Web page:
US Release Date: 04-10-1955
Directed by: Elia Kazan
- Julie Harris, as
- James Dean, as
- Cal Trask
- Raymond Massey, as
- Adam Trask
- Burl Ives, as
- Sam the Sheriff
- Richard Davalos, as
- Aron Trask
- Jo Van Fleet, as
- Albert Dekker, as
- Will Hamilton
- Lois Smith, as
- Harold Gordon, as
- Gustav Albrecht
- Nick Dennis as
James Dean in East of Eden.
East of Eden is based on the second half of John Steinbeck's allegorical novel of the story of Adam and Eve after they were expelled from the Garden of Eden. In this movie, Eden is a ranch they use to live on, and instead of Cain and Able, their sons are Cal and Aron.
The plot is essentially two brothers competing for the love of their father. Aron is the "good" son. He has a girlfriend, Abra, whom Cal, the "bad" son, secretly yearns for. Their mother is long gone and believed to be dead. That is until Cal finds that she is running a whore house in a nearby town.
After their father loses a bunch of money on a business venture, Cal gets the idea that he will gain favor with his father if he can raise the money he lost, and present it to him as a birthday gift. First he needs some investment capital to start his plan rolling. He gets it from his mother whom he discovers has a few things in common with him.
Meanwhile, World War I starts and their dad becomes in charge of the draft board. The war also means that Cal’s bean crops will go up in price. The sensitive Aron becomes bothered by the war and how a German neighbor gets picked on. He also starts to notice that Cal and Abra are growing closer.
The movie climaxes in an emotional scene of Cal trying to give his earnings to his father only to be trumped by Aron’s news of his engagement to Abra. This is Deans big crying scene. He plays it as if he is one big opened, emotional wound, gushing blood from his soul. This movie has plenty of good things going for it but it is James Deans performance that keeps this film in circulation.
As in the bible, Cal betrays Aron. Here he does it in the form of taking his "good" brother to see his "bad" mother, whom Aron has put on a pedestal. Davalos has some intense scenes at the end of the movie, but he is no James Dean, and as such he is severely over shadowed. Harris fairs better. She and Dean share a couple of good scenes. The best being when he is on her roof talking to her through the window.
East of Eden was released in the spring of 1955, it was the only movie James Dean would ever see premiered. He died that fall before the release of Rebel Without a Cause. He left this earth not knowing the amazing impact his films would have on a generation, or just how famous he would become.
James Dean and Raymond Massey in East of Eden.
East of Eden sometimes get overshadowed by Rebel Without a Cause or even Giant but it contains James Dean's most raw performance and Cal Trask is his most complex character. He looks as innocent as a cherub but he's in constant emotional turmoil. Dean's climactic scene with Massey, that Eric wrote about, is absolutely brilliant. As written in the script, Dean was supposed to turn away from his father in anger but Dean followed his instincts and instead embraced Massey. It makes the scene much more powerful and anguishing.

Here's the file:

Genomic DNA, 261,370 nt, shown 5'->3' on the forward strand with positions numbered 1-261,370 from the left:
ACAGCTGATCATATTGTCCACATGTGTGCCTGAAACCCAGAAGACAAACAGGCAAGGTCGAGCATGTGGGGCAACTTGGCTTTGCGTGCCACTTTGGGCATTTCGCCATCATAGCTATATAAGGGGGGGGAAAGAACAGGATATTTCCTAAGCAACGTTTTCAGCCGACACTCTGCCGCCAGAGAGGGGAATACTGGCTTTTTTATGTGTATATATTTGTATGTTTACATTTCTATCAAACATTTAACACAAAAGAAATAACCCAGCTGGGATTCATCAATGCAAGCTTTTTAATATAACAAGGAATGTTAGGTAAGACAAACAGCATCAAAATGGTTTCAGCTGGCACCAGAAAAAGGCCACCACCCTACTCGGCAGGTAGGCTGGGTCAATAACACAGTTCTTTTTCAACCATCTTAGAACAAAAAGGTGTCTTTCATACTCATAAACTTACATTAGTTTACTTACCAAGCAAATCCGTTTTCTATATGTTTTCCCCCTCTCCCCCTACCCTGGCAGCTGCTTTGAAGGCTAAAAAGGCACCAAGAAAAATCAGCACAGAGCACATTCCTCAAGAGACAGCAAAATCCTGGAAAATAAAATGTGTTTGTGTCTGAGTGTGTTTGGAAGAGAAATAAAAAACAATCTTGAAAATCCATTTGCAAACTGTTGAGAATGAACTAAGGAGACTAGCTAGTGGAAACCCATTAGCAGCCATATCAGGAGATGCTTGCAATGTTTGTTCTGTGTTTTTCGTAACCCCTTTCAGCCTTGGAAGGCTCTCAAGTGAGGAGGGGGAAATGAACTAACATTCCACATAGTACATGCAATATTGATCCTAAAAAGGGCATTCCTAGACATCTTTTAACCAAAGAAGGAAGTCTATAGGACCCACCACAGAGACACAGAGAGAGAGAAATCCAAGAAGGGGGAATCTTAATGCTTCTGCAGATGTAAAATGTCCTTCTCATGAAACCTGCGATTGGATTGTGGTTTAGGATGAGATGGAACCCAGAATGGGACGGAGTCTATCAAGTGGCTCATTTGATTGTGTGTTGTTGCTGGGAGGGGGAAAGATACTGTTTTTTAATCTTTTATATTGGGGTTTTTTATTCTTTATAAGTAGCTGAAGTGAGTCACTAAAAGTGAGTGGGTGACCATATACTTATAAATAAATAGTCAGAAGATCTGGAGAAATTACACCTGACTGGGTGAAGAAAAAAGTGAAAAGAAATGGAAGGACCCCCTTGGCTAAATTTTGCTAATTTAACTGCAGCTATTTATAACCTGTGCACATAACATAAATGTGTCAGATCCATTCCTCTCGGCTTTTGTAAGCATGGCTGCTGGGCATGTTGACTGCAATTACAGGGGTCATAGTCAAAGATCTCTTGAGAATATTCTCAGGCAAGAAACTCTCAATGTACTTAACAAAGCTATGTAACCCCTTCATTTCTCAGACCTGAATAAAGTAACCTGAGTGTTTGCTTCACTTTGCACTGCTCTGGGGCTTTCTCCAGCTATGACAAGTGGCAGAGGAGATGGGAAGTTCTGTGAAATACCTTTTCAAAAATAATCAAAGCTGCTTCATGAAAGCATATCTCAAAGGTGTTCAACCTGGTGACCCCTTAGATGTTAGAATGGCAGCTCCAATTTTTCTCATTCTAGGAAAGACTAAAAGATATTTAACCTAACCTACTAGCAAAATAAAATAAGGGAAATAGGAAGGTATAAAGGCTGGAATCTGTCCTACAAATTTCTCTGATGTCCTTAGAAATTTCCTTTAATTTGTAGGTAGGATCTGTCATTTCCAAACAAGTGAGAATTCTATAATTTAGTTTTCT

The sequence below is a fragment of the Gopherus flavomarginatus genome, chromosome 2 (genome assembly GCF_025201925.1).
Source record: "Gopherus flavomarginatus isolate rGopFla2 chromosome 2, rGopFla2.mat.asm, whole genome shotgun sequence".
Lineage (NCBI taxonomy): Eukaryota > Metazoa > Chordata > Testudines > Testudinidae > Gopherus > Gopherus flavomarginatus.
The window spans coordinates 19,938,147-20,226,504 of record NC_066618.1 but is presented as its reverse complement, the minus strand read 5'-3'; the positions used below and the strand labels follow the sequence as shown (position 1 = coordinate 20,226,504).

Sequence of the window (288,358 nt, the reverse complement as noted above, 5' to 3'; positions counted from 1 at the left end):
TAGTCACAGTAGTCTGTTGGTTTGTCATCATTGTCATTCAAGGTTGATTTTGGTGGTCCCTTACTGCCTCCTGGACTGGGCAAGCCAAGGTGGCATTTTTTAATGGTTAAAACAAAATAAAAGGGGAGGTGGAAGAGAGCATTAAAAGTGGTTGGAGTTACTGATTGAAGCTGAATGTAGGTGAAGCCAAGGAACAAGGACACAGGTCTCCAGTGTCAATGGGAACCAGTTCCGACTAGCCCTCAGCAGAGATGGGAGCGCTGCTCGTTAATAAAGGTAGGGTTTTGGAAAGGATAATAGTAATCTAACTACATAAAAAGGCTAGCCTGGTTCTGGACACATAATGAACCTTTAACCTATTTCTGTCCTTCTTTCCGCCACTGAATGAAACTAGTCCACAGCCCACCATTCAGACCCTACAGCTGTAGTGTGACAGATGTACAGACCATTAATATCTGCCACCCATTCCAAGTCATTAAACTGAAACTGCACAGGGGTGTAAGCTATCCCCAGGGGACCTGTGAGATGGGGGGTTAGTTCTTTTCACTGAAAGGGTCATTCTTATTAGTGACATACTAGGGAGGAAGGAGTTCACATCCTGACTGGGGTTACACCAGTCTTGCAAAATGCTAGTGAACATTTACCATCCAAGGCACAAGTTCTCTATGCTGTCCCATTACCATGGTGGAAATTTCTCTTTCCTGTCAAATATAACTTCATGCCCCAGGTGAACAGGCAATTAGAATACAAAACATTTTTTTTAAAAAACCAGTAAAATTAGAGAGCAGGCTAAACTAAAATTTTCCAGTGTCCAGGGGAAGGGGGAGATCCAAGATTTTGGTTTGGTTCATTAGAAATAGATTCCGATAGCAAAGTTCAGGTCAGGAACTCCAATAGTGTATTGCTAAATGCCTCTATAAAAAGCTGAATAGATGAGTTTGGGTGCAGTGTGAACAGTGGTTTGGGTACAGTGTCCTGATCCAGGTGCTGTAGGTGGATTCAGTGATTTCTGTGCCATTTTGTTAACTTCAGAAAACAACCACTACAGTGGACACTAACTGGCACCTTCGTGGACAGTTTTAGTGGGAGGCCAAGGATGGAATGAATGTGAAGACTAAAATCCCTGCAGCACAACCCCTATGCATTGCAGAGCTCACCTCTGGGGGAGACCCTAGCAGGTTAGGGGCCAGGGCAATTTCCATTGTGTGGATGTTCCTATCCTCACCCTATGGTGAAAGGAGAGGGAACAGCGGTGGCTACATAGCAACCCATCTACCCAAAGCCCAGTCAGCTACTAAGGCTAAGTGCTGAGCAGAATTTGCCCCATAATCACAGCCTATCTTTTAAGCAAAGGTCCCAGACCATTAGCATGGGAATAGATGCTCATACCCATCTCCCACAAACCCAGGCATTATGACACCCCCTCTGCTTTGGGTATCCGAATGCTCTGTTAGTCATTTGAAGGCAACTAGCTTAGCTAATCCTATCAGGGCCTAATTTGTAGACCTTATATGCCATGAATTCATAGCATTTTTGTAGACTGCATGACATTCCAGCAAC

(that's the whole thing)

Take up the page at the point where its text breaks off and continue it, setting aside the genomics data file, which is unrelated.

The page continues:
The generation gap between sons and fathers is a theme that crops up in all three movies in which James Dean starred. This particular scene is the first time many American teens witnessed an actor on screen in which they saw themselves reflected. He became a lightning rod for outcasts and loners everywhere.
I had never thought about it before but James Dean's screen image was in some ways like a male version of Greta Garbo's. They were both impossibly beautiful and oh so tortured and both their careers proved ephemeral, although their legends have endured.
Elia Kazan makes great use of CinemaScope to frame his shots. He proves himself in the same league with David Lean in this regard. He also demonstrates a fine eye for color. One image that stands out in my mind is where Dean is swinging on their backyard tree swing on the left side of the screen. Massey, standing on the right side, lectures him as Dean swings back and forth in the shot.
East of Eden is filled with Biblical references, most of which relate to the Cain and Abel story. The title itself is taken from Genesis, Chapter 4, verse 16: "And Cain went out from the presence of the Lord, and dwelt in the Land of Nod, on the East of Eden" This isn't exactly subtle stuff. The father's name is Adam for example. The mother, Kate, is the character that has always fascinated me the most though and Jo Van Fleet is great in her few scenes with Dean. Steinbeck didn't go so far as to call her Eve, but she is clearly meant to represent Original Sin.
Eric is right that Dean overshadows Davalos, and everyone else in the movie for that matter. Still the entire cast is quite good, including Julie Harris in just her second feature film. Of the four Oscar nominations it garnered, only Jo Van Fleet went home a winner, in the Supporting Actress category. A little heartfelt drama about a Bronx butcher called Marty beat out East of Eden for the other three awards it was up for; Dean lost Best Actor to Ernest Borgnine, Kazan lost Best Director to Delbert Mann and Paul Osborn lost Best Adapted Screenplay to Paddy Cheyefsky.
The story starts off a bit on the slow side. It takes a while to start to simmer but when it finally reaches a rolling boil the dramatic payoff is worth the wait. East of Eden captures forever a young brooding James Dean as teen angst crystallized in its most pure form.
Photos © Copyright Warner Bros. Pictures (1955)